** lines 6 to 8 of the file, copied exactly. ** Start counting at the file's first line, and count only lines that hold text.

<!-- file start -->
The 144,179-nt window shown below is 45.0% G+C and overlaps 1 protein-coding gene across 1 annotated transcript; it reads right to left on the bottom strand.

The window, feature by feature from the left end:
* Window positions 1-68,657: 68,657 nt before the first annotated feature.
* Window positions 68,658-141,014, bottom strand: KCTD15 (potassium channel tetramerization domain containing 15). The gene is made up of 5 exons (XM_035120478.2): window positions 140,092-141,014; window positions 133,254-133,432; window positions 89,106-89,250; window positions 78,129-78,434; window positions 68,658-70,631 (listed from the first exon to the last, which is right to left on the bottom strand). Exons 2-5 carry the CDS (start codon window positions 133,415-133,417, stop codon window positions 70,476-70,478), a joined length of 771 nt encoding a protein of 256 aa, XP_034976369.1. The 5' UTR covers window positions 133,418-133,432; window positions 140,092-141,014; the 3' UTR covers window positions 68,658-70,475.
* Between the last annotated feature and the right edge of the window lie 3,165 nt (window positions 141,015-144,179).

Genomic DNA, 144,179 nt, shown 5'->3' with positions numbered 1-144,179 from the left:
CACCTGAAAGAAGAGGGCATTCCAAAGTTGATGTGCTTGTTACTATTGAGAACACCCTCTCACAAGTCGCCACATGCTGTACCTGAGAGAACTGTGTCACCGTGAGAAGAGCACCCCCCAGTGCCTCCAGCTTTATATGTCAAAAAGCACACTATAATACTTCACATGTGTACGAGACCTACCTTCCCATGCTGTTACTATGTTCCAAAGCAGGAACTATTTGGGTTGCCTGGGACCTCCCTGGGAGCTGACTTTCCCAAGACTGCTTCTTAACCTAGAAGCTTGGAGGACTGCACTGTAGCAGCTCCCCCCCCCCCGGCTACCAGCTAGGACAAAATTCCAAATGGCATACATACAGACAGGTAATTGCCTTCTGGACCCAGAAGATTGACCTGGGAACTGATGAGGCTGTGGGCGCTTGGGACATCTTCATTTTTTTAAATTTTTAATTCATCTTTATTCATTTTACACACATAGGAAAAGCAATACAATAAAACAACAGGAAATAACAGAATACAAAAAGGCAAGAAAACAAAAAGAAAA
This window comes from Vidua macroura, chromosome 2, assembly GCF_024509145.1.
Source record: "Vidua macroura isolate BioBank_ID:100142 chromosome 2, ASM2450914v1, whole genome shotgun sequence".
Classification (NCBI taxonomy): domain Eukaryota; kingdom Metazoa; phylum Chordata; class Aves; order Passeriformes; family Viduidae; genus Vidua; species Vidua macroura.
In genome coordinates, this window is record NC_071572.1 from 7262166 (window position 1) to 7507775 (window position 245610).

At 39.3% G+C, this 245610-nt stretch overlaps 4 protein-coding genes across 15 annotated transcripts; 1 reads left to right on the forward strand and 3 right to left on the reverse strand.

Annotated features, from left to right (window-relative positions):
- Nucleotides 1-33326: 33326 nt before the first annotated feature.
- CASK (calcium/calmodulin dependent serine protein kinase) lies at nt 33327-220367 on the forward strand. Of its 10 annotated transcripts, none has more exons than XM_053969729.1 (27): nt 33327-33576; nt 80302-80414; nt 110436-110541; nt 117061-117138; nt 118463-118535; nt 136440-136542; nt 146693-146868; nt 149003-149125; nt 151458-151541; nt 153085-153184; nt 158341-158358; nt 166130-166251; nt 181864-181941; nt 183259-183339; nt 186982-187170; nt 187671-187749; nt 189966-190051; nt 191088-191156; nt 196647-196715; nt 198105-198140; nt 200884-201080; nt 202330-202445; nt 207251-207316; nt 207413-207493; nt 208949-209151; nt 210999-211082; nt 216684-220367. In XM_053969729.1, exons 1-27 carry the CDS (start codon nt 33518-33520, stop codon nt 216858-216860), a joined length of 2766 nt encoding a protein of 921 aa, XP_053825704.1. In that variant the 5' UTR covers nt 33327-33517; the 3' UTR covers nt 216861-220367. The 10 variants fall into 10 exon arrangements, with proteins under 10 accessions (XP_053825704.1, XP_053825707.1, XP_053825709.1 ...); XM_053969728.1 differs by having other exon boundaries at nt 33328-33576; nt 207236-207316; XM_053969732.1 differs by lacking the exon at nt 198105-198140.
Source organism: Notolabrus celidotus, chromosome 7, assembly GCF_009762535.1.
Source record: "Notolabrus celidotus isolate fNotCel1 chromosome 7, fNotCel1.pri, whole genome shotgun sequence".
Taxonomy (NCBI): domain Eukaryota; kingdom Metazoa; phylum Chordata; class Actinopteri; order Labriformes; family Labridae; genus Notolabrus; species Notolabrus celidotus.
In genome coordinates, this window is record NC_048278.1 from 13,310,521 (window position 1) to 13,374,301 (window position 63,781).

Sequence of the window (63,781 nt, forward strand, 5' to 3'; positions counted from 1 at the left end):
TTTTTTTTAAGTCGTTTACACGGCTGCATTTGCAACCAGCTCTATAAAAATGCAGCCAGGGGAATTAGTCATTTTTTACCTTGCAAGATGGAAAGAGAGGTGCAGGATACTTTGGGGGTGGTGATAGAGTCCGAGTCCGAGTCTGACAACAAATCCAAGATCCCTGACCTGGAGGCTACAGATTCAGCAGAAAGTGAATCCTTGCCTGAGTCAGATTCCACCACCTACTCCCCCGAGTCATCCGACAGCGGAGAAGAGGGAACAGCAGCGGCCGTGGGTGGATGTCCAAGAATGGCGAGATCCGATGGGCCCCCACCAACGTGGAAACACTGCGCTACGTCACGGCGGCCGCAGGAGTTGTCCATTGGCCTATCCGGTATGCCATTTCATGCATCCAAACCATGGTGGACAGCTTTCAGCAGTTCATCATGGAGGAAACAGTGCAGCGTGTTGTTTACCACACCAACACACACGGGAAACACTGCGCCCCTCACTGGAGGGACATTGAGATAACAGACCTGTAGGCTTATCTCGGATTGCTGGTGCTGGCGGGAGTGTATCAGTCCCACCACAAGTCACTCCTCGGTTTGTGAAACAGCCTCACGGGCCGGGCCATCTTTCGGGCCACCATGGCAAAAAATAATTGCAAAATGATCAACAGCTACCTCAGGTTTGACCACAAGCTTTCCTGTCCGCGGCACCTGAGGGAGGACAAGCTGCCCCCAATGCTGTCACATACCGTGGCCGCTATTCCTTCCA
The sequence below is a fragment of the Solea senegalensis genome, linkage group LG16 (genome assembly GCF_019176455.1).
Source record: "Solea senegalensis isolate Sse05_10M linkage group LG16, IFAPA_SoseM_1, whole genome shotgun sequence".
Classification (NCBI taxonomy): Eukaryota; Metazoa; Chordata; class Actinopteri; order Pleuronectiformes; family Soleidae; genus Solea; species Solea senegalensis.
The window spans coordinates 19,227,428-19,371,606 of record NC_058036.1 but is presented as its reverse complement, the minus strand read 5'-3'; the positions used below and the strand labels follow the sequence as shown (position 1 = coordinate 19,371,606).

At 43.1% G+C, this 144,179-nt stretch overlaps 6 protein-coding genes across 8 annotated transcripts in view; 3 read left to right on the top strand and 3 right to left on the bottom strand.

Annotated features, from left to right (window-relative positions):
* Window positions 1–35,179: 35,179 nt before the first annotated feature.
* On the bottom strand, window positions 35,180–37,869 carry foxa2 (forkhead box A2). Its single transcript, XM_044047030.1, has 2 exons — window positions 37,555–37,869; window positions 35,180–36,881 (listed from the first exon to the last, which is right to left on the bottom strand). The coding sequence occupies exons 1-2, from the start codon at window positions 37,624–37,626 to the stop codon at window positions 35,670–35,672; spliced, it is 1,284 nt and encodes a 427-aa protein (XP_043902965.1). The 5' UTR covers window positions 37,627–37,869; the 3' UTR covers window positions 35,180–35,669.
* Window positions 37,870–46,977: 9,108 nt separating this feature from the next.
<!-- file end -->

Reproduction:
Genomic DNA, 144,179 nt, shown 5'->3' with positions numbered 1-144,179 from the left:
CACCTGAAAGAAGAGGGCATTCCAAAGTTGATGTGCTTGTTACTATTGAGAACACCCTCTCACAAGTCGCCACATGCTGTACCTGAGAGAACTGTGTCACCGTGAGAAGAGCACCCCCCAGTGCCTCCAGCTTTATATGTCAAAAAGCACACTATAATACTTCACATGTGTACGAGACCTACCTTCCCATGCTGTTACTATGTTCCAAAGCAGGAACTATTTGGGTTGCCTGGGACCTCCCTGGGAGCTGACTTTCCCAAGACTGCTTCTTAACCTAGAAGCTTGGAGGACTGCACTGTAGCAGCTCCCCCCCCCCCGGCTACCAGCTAGGACAAAATTCCAAATGGCATACATACAGACAGGTAATTGCCTTCTGGACCCAGAAGATTGACCTGGGAACTGATGAGGCTGTGGGCGCTTGGGACATCTTCATTTTTTTAAATTTTTAATTCATCTTTATTCATTTTACACACATAGGAAAAGCAATACAATAAAACAACAGGAAATAACAGAATACAAAAAGGCAAGAAAACAAAAAGAAAA
This window comes from Vidua macroura, chromosome 2, assembly GCF_024509145.1.